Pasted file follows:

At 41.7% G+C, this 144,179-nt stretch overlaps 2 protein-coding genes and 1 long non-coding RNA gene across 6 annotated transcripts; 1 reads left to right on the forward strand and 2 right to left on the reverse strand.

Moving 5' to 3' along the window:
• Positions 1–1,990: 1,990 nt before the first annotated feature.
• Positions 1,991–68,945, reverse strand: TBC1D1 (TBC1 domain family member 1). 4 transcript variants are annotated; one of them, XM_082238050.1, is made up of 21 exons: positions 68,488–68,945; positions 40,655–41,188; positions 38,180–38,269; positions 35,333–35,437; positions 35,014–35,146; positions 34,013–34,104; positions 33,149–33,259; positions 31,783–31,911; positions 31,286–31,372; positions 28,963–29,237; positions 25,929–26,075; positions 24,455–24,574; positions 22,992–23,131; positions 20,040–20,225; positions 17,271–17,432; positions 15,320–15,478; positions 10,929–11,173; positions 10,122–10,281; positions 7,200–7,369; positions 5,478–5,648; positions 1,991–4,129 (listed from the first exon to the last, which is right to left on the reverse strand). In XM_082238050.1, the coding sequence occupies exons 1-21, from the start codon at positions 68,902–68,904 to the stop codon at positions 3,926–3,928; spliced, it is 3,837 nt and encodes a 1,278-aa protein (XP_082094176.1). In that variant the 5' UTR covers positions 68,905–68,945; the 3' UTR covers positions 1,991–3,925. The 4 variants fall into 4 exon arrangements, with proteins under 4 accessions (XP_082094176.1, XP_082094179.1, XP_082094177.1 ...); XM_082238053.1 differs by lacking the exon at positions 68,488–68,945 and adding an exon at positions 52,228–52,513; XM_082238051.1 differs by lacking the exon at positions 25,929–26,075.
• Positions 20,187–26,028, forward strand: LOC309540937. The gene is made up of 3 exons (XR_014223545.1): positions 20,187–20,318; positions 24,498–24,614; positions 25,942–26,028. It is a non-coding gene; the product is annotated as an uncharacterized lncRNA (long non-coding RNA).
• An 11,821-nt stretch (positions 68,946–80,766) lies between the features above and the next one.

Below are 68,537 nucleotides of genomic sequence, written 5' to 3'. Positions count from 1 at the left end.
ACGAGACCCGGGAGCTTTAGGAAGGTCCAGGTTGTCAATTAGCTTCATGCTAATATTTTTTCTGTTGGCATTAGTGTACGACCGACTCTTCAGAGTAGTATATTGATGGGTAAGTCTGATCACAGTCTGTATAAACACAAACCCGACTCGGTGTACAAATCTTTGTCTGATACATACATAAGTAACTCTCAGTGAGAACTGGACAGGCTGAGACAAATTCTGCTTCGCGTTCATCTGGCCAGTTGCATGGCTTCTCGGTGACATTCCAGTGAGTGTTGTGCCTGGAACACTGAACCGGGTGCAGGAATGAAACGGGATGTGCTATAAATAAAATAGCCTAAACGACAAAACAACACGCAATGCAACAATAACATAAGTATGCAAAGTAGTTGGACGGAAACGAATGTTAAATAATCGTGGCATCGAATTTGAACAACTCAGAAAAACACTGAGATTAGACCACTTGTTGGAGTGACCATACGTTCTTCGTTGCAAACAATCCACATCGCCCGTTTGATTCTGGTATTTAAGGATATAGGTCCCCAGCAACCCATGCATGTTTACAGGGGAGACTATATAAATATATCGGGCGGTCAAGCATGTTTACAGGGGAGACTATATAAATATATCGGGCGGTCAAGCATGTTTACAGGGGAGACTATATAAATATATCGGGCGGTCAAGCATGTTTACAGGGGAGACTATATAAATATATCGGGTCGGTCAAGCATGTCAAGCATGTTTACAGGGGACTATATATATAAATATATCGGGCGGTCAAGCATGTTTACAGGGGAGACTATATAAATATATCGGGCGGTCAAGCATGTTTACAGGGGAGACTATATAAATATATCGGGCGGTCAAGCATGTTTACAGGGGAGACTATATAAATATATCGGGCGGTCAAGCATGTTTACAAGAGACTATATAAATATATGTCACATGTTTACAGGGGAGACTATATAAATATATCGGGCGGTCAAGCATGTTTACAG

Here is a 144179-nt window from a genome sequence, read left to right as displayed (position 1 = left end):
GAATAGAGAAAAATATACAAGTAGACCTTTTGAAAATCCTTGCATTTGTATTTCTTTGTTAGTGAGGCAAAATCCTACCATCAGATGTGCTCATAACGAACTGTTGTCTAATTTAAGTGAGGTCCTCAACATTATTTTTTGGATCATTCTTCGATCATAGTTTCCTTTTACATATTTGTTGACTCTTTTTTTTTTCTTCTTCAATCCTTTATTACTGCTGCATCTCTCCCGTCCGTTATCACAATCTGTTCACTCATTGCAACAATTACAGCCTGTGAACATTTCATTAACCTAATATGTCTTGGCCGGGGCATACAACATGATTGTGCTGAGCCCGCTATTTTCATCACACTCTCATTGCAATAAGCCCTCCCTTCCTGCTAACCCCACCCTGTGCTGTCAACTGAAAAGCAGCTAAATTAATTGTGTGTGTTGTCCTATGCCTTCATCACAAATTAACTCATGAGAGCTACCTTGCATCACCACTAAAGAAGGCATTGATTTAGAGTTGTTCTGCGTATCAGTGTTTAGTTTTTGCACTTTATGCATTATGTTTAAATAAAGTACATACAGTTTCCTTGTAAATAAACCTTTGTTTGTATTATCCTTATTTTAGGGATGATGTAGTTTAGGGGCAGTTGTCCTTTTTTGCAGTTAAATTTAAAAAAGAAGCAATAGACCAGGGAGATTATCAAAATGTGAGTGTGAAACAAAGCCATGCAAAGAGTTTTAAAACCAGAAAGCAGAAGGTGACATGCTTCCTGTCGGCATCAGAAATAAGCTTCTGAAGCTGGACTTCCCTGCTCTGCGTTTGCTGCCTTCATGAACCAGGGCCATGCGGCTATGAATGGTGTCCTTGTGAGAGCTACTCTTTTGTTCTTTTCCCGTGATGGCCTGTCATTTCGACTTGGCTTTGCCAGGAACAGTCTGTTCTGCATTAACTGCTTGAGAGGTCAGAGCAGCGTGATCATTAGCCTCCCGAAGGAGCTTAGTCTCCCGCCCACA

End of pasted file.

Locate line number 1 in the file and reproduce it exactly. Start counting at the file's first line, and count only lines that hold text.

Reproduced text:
At 41.7% G+C, this 144,179-nt stretch overlaps 2 protein-coding genes and 1 long non-coding RNA gene across 6 annotated transcripts; 1 reads left to right on the forward strand and 2 right to left on the reverse strand.